Crop Prices Soar as Drought and Heat Grip U.S., Canada
Comment of the Day

June 30 2021

Commentary by Eoin Treacy

Crop Prices Soar as Drought and Heat Grip U.S., Canada

This article from Bloomberg may be of interest to subscribers. Here is a section:

The water deficit could spur a further drop in crop ratings when the U.S. Department of Agriculture updates its weekly condition scores Monday afternoon, Paris-based adviser Agritel said in a note.

Spring wheat in Minneapolis and canola trading on ICE Futures U.S. both rose for a seventh straight trading day, gaining as much as 4.1%.

Corn settled the U.S. trading day up 5.4% at $5.4725 a bushel amid concerns over a lack of upcoming rains in key growing regions. Soy oil surged as much as 5.6%. The markets had plunged Friday after a U.S. Supreme Court ruling stoked concern that upcoming biofuel policy proposals could crimp demand for the crops used to make “green” liquid fuels.
“Last week’s sell-off was overdone, especially on the Supreme Court ruling,” Arlan Suderman, chief commodities economist at StoneX, said in an email. “The market also took the weekend to assess rainfall over the past 10 days, and found it came up short for much of the northwestern crop belt. That added up to a buying opportunity in the eyes of many traders.”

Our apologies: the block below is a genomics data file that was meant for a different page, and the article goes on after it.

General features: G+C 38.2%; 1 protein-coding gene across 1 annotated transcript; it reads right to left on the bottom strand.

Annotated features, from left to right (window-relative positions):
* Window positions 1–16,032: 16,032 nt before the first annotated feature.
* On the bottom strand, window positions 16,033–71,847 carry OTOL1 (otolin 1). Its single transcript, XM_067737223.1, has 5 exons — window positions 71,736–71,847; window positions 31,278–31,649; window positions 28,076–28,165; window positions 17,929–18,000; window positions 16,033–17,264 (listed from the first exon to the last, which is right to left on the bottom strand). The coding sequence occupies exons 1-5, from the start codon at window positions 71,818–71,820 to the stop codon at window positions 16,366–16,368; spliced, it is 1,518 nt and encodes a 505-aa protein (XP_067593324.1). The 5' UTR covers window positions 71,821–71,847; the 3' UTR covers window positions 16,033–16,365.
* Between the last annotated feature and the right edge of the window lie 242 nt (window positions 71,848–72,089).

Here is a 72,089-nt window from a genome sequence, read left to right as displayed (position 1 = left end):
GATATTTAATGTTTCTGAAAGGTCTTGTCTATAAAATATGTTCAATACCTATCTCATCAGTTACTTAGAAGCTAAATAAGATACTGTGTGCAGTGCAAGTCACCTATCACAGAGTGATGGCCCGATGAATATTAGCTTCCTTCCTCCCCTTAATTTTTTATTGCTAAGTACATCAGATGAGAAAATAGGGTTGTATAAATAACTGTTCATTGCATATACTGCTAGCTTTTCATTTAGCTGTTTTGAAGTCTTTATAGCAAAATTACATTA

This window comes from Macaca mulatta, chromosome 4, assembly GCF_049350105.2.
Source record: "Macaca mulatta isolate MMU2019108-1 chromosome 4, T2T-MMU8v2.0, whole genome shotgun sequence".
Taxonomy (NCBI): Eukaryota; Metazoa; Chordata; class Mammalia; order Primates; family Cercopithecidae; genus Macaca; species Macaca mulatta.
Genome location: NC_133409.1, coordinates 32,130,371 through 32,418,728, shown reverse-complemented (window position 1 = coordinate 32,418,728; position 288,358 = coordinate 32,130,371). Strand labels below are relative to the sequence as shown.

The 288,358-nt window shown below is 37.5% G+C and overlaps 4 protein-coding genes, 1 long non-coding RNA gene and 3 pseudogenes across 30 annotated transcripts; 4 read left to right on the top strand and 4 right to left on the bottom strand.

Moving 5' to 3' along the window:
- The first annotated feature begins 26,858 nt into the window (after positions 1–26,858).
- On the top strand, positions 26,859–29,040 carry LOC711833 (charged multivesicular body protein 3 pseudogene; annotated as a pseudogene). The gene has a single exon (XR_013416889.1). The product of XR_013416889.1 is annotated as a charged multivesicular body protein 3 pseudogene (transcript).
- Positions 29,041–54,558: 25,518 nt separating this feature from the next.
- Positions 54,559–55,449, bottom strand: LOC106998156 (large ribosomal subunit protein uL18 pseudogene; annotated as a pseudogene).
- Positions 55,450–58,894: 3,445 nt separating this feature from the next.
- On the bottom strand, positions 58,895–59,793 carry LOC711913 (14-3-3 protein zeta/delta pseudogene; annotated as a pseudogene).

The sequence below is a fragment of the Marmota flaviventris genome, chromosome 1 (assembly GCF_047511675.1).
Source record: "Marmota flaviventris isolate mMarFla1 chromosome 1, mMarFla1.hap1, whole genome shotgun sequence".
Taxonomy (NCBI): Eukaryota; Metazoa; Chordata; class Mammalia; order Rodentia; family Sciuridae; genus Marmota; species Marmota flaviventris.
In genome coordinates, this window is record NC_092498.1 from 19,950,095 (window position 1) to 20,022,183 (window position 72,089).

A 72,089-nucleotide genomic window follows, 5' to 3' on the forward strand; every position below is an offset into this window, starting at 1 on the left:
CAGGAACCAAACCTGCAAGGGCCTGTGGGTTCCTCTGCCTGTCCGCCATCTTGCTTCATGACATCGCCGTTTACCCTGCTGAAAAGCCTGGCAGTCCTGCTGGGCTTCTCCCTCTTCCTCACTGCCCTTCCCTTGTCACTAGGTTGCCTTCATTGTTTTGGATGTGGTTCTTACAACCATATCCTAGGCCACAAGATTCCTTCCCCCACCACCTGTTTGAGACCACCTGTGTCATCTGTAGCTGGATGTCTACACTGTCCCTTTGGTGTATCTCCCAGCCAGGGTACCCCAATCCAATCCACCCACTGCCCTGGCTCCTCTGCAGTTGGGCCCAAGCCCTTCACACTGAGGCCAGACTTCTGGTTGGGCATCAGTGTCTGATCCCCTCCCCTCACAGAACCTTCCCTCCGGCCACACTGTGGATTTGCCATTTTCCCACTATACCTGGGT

Soybeans and hard winter wheat both increased almost 4% in Chicago intraday trading.
August hogs jumped by as much as 3%, buoyed by hopes China’s move to replenish pork reserves will translate to more exports of U.S. meat to Asia. American hog futures had dropped last week to the lowest levels since April, in part on worries that pork exports to China were set to fall as the herd there
recovered.

In other markets, arabica-coffee rose for the second day in a row on ICE Futures U.S. in New York amid a forecast for freezing temperatures in some Brazilian growing areas, according to weather forecaster Somar Meteorologia.

Eoin Treacy's view

The pandemic represented a shock to the global supply chain for most commodities. Transportation networks shut down, restaurant demand evaporated and consumers stockpiled. Farmers’ production schedules were upset and the net effect is stockpiles of vital good commodities were reduced. This year’s freezes, floods and now droughts have added an additional element of uncertainty to the market.

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